In Bullying in Schools, Bullying Victims

Someone Is Making You Think Am I Stupid, Ugly, Wrong?

“Am I stupid?” your child types in the search engine. You know he or she is miserable.

There is something bothering your little one. He tosses and turns at night. She picks at the food on her plate. He tells you he has a fever to get out of school. She doesn’t want to go to a birthday party her whole class was invited to. If you could read your child’s mind, you would see the whole story. A taller, bigger kid is calling her dumb. A popular kid is calling him stupid. Maybe there’s physical abuse they’re covering up and bruises you don’t see. Maybe there’s just threats of pushing, slapping, or tripping. Maybe he or she is being excluded from parties. Maybe every time your child goes online, he or she sees vicious messages from their classmate calling them names.

In fact, your child is being bullied.

It’s important you take action.

It’s important for your child to not just stop wondering, “Am I stupid?” but to feel that the bullying is being dealt with and stopped.

When you were growing up, bullying was regarded as something kids just got over when they grew up. It’s just how kids are, people would say. We all know better now. One study in the last five years found that schools with more bullying have lower test scores. Being bullied makes your child more at risk for suicide, depression, and anxiety. The effects aren’t just felt while the bullying is happening. A study in 2013 found that, in one of the researcher’s words, “There were some very strong long-term effects on their risk for depression, anxiety, suicidality, a whole host of outcomes that we know just wreak havoc on adult lives.”

Jean M. Alberti, PhD, a psychologist who started the Alberti Center for Bullying Abuse Prevention, derides the view that bullying is “normal, kids-will-be-kids behavior. If an adult exhibited these bullying behaviors to a child, we’d call it child abuse,” Alberti says. “Why do we allow children to do it to other children? We teach children to be kind and compassionate rather than self-centered, and we teach them to wait their turn rather than allowing them to push their way to be first all their lives. We need to teach them in this same way to not bully each other.”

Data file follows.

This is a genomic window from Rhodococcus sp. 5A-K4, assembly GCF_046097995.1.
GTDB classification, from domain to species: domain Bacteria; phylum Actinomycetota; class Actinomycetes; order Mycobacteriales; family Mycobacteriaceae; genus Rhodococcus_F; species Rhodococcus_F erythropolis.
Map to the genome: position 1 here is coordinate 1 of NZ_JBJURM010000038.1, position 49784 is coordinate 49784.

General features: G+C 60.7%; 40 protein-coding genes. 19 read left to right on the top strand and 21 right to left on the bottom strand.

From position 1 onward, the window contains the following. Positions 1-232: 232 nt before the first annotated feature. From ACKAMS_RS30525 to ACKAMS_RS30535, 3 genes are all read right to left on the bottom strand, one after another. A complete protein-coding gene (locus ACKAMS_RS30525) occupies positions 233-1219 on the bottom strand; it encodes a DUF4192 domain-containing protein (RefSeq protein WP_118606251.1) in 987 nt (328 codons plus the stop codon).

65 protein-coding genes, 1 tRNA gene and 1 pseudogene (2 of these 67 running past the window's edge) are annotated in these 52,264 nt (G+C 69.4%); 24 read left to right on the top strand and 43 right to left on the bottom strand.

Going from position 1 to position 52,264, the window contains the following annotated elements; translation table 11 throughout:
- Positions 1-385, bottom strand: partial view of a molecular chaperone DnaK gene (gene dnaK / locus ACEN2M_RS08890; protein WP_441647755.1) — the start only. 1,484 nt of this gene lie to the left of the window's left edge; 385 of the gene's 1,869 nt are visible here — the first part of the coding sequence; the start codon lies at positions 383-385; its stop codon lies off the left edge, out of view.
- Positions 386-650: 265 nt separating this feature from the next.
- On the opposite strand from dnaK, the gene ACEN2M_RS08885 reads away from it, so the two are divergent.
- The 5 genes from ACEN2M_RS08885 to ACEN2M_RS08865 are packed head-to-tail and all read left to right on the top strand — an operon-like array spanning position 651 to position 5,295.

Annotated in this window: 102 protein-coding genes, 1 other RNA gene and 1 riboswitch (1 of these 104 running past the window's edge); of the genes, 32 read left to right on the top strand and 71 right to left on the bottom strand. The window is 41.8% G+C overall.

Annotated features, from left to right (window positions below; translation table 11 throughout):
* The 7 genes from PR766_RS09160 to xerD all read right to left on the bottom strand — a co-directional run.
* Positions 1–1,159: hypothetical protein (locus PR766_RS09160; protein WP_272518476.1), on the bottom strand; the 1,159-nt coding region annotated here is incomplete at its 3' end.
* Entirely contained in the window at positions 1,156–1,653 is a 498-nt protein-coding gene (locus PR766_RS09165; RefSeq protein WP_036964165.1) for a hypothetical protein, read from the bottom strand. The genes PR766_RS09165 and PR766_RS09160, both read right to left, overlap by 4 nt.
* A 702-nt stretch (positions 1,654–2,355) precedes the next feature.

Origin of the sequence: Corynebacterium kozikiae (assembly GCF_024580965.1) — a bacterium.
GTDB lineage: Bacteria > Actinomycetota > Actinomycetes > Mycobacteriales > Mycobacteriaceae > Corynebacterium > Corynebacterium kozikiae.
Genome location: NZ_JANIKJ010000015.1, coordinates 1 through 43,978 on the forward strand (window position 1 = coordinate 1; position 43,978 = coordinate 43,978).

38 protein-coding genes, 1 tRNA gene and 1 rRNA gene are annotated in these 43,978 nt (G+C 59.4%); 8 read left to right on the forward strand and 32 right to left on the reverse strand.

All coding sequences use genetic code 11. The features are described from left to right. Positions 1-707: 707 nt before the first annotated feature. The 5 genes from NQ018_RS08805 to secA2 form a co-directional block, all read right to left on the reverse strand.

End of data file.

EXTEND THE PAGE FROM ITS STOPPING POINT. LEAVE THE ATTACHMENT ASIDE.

This is something you need to take very seriously.

You can see the changes in your child. They won’t talk to you. Maybe your child won’t open up to you because they’re scared or embarrassed. Or your child believes the things the bully says to them. They think it’s true.

You need to draw them out. Talking to you will help end the problem.

How can you tell whether your child is being bullied?

  • They frequently complain of headaches or stomachaches. It’s the same way you react when you’re stressed.
  • They fake illness to stay home from school. They want to get away from their bully.
  • They don’t sleep well. They can’t fall asleep, or they have nightmares.
  • The way they eat changes. They eat very little, or they eat constantly.
  • They’ve lost friends. They don’t want to go to parties or hang out with other kids.

It’s time to talk to your child. Be prepared to listen. Be prepared to make your child feel worthy and valuable. Now more than ever, they need to feel loved. How do you make sure this conversation helps your child to overcome this problem?